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The Federal Reserve will hear the first round of testimony next Thursday on the construction and dissemination of data provided for by the Home Mortgage Disclosure Act. The meeting will be held at the Atlanta branch of the Federal Reserve. Three other meetings are scheduled in the following weeks for Washington, DC, Chicago, and San Francisco.
HMDA data is freely distributed each fall through the Federal Financial Institutions Examination Council (FFIEC). The
If you are not struggling through negative equity, a looming prepayment penalty on a loan that you need to refinance, or in foreclosure, then tomorrow is a time to be thankful. Yesterday's Wall Street Journal tells us the harrowing story that almost one in four U.S. borrowers (23 percent) owes more on their mortgage than the value of their home. In Nevada, more than sixty percent are "under water."
Want to know more than you should about subprime lending? The New York Fed has all of your answers. Here are some of my favorite scary bits:
News reports would have you believe that servicers are doing their best to work out problem loans. The other day, Treasury announced that the HAMP program had realized its 500,000th loan modification.
The devil is in the details, though. These loan modifications, by and large, are merely short-term band aids. For borrowers with real problems, most of these modifications are not going to make a difference. Consider the breakdown on the nature of the loan modifications:
- 95,729 refinancings (Home Affordable Refinance Program)
- 362,348 three-month trial modifications (Home Affordable Modification Program)
- 1,711 permanent mortgage modifications. (HAMP)
You are reading that correctly. Of the 459,788 modifications recorded as of September 1, 2009, less than 4/10th of one percent of those actions resulted in a permanent modification. By and large, the efforts of HAMP are serving to put a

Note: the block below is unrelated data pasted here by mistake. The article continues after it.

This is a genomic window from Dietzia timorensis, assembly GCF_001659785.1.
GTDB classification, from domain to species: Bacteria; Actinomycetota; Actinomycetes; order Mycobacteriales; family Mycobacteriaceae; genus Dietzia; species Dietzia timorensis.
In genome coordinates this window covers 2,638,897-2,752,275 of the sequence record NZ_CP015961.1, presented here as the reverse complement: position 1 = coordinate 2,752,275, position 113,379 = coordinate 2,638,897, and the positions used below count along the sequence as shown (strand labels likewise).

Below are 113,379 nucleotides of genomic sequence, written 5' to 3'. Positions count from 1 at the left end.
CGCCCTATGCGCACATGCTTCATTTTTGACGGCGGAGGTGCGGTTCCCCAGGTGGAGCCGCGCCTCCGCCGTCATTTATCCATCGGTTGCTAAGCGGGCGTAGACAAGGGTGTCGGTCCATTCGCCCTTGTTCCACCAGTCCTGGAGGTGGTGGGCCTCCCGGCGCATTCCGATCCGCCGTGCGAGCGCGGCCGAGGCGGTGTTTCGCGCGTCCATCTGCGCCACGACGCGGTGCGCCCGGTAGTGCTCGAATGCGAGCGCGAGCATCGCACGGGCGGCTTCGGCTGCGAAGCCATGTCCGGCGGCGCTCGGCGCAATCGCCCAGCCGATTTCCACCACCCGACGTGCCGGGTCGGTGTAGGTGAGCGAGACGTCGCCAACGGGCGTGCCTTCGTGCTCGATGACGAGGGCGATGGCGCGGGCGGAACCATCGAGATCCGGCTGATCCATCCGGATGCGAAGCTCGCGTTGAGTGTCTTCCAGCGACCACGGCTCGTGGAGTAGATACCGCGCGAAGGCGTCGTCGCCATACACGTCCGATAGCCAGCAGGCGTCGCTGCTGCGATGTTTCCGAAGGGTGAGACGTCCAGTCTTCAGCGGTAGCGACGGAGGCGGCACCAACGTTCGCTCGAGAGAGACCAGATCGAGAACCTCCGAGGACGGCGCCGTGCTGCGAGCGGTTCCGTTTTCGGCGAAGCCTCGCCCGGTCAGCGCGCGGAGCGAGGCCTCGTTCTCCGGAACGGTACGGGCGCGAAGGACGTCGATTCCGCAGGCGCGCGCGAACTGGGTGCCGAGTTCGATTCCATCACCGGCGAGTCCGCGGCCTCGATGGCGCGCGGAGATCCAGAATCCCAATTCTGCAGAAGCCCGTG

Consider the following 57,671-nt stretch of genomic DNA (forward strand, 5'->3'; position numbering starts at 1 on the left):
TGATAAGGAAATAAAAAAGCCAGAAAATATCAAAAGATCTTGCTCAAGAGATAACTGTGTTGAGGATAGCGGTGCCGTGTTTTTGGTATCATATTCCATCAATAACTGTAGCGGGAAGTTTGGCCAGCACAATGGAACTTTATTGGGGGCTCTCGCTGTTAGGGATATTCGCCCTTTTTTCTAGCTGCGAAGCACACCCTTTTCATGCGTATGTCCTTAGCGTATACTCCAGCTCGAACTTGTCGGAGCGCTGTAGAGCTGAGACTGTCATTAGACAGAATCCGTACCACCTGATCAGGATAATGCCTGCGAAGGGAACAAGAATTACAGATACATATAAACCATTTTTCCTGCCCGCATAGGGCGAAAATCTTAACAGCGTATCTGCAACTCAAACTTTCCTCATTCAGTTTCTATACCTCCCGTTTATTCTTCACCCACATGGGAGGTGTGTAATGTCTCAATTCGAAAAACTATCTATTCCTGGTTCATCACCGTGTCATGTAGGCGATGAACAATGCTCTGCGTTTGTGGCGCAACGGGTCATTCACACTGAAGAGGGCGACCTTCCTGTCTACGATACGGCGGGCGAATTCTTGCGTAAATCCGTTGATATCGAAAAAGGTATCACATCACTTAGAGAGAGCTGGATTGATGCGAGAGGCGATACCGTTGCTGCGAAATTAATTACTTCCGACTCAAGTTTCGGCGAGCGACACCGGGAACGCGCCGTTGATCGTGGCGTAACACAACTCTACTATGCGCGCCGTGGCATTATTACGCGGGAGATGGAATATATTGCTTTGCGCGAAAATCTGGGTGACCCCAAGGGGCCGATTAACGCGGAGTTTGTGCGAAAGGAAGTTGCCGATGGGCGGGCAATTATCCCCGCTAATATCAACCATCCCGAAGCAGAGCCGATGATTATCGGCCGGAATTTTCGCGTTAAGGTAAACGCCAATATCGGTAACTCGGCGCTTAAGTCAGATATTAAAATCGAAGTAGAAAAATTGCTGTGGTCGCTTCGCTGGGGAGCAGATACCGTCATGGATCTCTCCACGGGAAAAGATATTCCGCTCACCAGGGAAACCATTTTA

Morgan Stanley jumped into the subprime mortgage market in 2006. Now, they are getting burned.
We recently met in New York with representatives from a number of their departments. Their servicing staff was there for Saxon Mortgage. Morgan Stanley purchased Saxon in 2006 for $704 million. Saxon has been a "leading" subprime lender and servicer.
Morgan Stanley has already been hurt. In November 2007, they wrote down $3.7 billion in U.S. subprime assets. At
The Federal Financial Institutions Examination Council (FFIEC) released the new Home Mortgage Disclosure Act records for 2008 this week. The data, referred to as "HMDA data," covers 14.2 million mortgage loan applications and another 2.9 million mortgage loan purchases on the secondary market. Want to see what I am talking about? You can download the data here.
The HMDA data is released to help citizens understand how banks and other lenders are working in their neighborhoods. It was legislated through the Home Mortgage Disclosure Act, and it dovetails within the broader aims of the Community Reinvestment Act.
New legislation is on the table in DC that would counter the shortcomings of this data. HMDA is broken.
You can't solve a problem until you identify its essence. That is one of the challenges facing policy makers trying to get our economy back on its footing.
One of the root causes of the recession is the overhang that we are suffering through as so many bad mortgages slowly deplete the balance sheets of our banks. The troubles on Wall Street have spread to Main Street. Many of our communities have fallen hard and fast.
It was a time of fast lending. It was a time of loose underwriting. The share of subprime mortgages
Housing starts fueled by subprime loans appear to have reduced demand for mobile homes.
That is the conclusion of economists at the Congressional Budget Office, who in November 2008 put together a nice analysis of the demand for new housing for the next four years.
"Some subprime loans for permanent-site single family homes were undoubtedly made to borrowers who would have otherwise lived in mobile homes."
So chalk up another victim in the subprime housing crisis - the manufactured housing industry. The evidence in the marketplace is apparent, as builders like Champion and Fleetwood are struggling to keep their shares lists. Mobile home placements dropped to
Today it looks like Secretary Paulson will relent. An early report says that he is going to concede on the issue of CEO pay. In the arrangement, financial institutions that seek the federal government to purchase their distressed assets must agree to an as yet undetermined set of restrictions on the pay of their CEO and their boards.
This follows on some general outrage about executive compensation. One report shows that CEOs earn, on average, about 275 times what their rank and file employees make. That's a high number, much higher than in the era of industrialized economies with their labor unions. It is much higher than before globalization. With NAFTA, GAAT, and the rest, certain jobs and skillsets have been able to be utilized across greater spans.